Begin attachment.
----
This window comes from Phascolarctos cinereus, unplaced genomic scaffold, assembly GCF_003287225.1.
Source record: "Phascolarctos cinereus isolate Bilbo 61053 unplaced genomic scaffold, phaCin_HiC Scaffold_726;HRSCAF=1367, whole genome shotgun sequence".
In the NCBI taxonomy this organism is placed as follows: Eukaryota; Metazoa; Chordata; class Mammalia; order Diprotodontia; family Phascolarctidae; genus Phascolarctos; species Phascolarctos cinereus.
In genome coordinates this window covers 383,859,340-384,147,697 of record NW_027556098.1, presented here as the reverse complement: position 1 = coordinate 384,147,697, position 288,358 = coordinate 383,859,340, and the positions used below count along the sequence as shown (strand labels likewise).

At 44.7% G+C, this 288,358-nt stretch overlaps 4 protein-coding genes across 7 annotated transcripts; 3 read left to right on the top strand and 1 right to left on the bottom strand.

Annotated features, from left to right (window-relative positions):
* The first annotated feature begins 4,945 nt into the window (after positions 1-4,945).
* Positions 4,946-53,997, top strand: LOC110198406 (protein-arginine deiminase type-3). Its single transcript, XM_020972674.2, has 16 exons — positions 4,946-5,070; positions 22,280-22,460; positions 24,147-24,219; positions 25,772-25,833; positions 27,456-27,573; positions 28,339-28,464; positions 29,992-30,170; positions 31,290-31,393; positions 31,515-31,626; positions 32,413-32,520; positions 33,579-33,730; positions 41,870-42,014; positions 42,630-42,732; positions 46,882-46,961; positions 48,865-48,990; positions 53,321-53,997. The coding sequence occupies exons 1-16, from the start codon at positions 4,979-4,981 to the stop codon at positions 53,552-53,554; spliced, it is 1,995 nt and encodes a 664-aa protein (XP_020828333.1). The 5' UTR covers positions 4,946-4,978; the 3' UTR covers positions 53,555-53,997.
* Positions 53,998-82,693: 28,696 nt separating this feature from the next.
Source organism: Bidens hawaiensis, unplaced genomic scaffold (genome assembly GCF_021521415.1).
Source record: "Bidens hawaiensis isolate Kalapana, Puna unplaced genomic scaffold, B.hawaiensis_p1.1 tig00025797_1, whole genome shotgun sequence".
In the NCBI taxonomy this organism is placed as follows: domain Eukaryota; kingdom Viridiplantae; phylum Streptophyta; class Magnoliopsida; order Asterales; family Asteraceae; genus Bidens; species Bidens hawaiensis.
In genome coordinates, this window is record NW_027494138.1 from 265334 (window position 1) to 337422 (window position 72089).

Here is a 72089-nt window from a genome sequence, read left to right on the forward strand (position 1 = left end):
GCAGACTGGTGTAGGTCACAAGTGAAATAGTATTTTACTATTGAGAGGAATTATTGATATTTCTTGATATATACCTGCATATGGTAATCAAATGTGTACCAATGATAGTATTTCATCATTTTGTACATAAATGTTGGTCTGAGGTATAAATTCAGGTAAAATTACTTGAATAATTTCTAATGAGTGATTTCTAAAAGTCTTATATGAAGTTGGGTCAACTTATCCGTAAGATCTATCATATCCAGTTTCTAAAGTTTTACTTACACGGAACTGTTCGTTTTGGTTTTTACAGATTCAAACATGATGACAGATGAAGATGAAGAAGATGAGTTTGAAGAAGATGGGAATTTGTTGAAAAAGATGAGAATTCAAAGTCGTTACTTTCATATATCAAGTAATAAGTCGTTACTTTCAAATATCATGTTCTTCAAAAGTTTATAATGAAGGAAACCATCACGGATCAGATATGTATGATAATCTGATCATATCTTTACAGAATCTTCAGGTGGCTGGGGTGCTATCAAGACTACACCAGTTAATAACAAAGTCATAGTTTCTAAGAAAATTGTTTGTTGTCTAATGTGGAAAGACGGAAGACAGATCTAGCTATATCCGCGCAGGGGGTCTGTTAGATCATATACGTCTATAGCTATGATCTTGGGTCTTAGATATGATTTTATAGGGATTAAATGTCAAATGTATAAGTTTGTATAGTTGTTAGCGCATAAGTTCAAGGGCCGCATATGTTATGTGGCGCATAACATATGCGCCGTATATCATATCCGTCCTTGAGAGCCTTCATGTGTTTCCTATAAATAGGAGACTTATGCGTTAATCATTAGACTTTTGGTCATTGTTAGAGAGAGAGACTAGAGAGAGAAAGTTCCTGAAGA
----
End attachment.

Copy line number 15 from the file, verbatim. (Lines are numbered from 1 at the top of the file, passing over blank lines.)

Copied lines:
GCAGACTGGTGTAGGTCACAAGTGAAATAGTATTTTACTATTGAGAGGAATTATTGATATTTCTTGATATATACCTGCATATGGTAATCAAATGTGTACCAATGATAGTATTTCATCATTTTGTACATAAATGTTGGTCTGAGGTATAAATTCAGGTAAAATTACTTGAATAATTTCTAATGAGTGATTTCTAAAAGTCTTATATGAAGTTGGGTCAACTTATCCGTAAGATCTATCATATCCAGTTTCTAAAGTTTTACTTACACGGAACTGTTCGTTTTGGTTTTTACAGATTCAAACATGATGACAGATGAAGATGAAGAAGATGAGTTTGAAGAAGATGGGAATTTGTTGAAAAAGATGAGAATTCAAAGTCGTTACTTTCATATATCAAGTAATAAGTCGTTACTTTCAAATATCATGTTCTTCAAAAGTTTATAATGAAGGAAACCATCACGGATCAGATATGTATGATAATCTGATCATATCTTTACAGAATCTTCAGGTGGCTGGGGTGCTATCAAGACTACACCAGTTAATAACAAAGTCATAGTTTCTAAGAAAATTGTTTGTTGTCTAATGTGGAAAGACGGAAGACAGATCTAGCTATATCCGCGCAGGGGGTCTGTTAGATCATATACGTCTATAGCTATGATCTTGGGTCTTAGATATGATTTTATAGGGATTAAATGTCAAATGTATAAGTTTGTATAGTTGTTAGCGCATAAGTTCAAGGGCCGCATATGTTATGTGGCGCATAACATATGCGCCGTATATCATATCCGTCCTTGAGAGCCTTCATGTGTTTCCTATAAATAGGAGACTTATGCGTTAATCATTAGACTTTTGGTCATTGTTAGAGAGAGAGACTAGAGAGAGAAAGTTCCTGAAGA